Civilian moves ARE much more work than a military move. ::ducking:: Consider this, on move in day I usually sit on a chair, outside a semi-truck, with a glass of ice water and check off box numbers as they are carried into the house. By the end of the day, every box is in the room it belongs in, all the big pieces of furniture are set in place, beds are put back together, furniture such as tables and lamps are put back together, and we are NOT PHYSICALLY WORN OUT.
The day after household goods arrive, we all enter a room, unpack boxes, and put things on shelves - which are assembled and ready to load. We have made a lot of military moves and after 20+ years we can get keys, move goods into a home, and be totally set up - to include curtains and decorations on the wall in ONE WEEK. This is our expected norm.
In contrast on the day we "moved in" we had to paint. This took Friday, Saturday and a bit of Sunday morning touch up.
Then we had to unload our household goods into our 5x6x10 trailer and make many loads up the Hwy to the valley.
I began unpacking - the kitchen - as it was the only room with "furniture" to put things in.
Michael and the boys made numerous trips to Chugiak to unload our storage area.
Our things were packed by movers contracted by the military. In our MINDS we knew unloading and setting up would be different, but until we walked in and faced the need to paint, until things began breaking which housing couldn't come fix, until we spent days doing what would have been done in one day - it hadn't really become reality. 😃😅😃 Arielle said she experienced the same thing on this, her first civilian move. As they spent days packing she thought, "I've sorted and cleaned, the packers should be packing the boxes." LOL
Our goals for the day were:
1. Move the RV to the house so Michael, I and the three younger Gherkins could sleep at the house tonight, find beds and assemble (in the end we settled for mattresses).
2. Empty the storage unit.
3. Empty the RV and begin unpacking in the house.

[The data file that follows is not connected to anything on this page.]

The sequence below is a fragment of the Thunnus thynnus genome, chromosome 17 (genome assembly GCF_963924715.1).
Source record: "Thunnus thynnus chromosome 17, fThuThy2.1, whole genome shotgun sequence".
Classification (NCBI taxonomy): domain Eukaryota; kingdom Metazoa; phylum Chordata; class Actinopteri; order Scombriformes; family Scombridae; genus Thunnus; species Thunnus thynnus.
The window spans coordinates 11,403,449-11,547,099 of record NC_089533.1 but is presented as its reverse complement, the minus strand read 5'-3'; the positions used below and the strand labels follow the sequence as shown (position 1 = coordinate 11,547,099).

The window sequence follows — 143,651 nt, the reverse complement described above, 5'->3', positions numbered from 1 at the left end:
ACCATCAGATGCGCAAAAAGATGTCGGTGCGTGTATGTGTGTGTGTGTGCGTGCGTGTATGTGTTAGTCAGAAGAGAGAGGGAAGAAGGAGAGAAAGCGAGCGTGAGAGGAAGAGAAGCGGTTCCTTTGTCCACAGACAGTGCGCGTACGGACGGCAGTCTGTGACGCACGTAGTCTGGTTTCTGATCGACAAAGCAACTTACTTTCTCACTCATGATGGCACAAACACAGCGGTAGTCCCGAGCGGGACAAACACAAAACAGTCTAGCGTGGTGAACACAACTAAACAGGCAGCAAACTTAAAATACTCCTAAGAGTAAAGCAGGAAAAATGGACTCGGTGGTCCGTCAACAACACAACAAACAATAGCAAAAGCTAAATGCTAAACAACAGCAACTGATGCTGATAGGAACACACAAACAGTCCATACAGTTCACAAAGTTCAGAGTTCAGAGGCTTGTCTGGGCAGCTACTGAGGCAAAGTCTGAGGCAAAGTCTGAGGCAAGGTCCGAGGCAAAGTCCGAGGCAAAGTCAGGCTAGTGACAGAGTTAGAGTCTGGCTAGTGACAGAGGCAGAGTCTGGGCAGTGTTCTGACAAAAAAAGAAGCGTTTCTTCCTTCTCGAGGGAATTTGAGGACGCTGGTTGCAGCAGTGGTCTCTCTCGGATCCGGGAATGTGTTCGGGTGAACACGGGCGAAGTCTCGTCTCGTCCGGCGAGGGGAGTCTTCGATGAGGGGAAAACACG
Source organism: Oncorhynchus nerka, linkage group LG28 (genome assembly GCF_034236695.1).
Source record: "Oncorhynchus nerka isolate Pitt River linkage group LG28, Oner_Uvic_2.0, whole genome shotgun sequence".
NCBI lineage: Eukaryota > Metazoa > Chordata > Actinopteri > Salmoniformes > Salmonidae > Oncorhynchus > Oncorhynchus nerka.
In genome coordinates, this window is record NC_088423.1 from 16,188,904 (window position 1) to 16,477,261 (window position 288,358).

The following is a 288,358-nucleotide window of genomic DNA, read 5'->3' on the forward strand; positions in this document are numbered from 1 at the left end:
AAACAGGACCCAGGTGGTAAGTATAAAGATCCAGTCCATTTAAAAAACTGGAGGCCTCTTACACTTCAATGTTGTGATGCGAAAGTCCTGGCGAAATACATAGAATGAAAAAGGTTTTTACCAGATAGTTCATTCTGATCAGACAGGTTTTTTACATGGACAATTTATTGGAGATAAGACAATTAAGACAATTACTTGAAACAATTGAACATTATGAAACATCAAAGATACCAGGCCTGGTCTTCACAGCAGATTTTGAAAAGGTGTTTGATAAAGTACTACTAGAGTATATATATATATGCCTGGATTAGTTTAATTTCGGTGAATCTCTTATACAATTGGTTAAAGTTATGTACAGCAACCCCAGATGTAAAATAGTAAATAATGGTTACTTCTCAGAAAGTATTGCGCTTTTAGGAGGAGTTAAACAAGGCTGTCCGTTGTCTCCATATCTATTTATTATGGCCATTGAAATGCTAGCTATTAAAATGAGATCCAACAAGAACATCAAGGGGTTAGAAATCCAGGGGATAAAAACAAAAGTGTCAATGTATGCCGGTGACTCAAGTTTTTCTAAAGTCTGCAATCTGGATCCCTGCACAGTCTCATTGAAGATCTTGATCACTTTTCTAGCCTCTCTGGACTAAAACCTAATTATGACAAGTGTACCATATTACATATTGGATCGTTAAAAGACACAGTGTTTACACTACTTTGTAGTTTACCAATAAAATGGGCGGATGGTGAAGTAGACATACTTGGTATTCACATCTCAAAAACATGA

I will need to learn the best way to care for hardwood floors. We looked at what we had available and settled on Old English on a rag on a Swifter, then scooting around the floors with sheets on our feet. It worked. It was a bit slick for the first day....but it did make things shiny and covered a few scratches.
Arielle has been looking for jobs far from paint fumes and heavy lifting. She's been a trooper. Today she and Stacia emptied the RV, while I unpacked in the house.
Stacia was EXCITED to have her dresser back.
Maybe this will feel like home - eventually. So many good memories of service and fellowship.
Well, it probably was the most comfortable place to grab a quick nap.
View from West Windows - we have a similar bank of windows across the south in the living room and dining room.
No sooner had I unpacked vases, than Stacia filled them with bounty from our overgrown yard.
I convinced Stacia to do this once. She insisted it was too frightening of a height to attempt again.
The guys made trip after trip......We had given Josiah furniture when we downsized a couple of years ago. He is now renting wth JaRissa and asked if we'd like a couch and recliner back. He also gave us the table and chairs - which will be great when we max out the big table in the dining room.
Storage is EMPTY. Alex and Jamin also helped all day with the storage unit. They set up a system where we were receiving a van or trailer about every 20 minutes.
At the end of the day, we had met all of our goals. The five of us slept at the house. The garage is PACKED - amazing revelation: things do NOT magically march to their appointed spot and assemble themselves in a civilian move. 🐽 We have been talking about living here 3 - 5 years while we look for a bigger piece of property.
Michael closed the door on the day, turned to me and said, "I'm not moving again." 🐽 This makes a very nice forever home.
|Stacia knows how to recover from long days on one's feet...|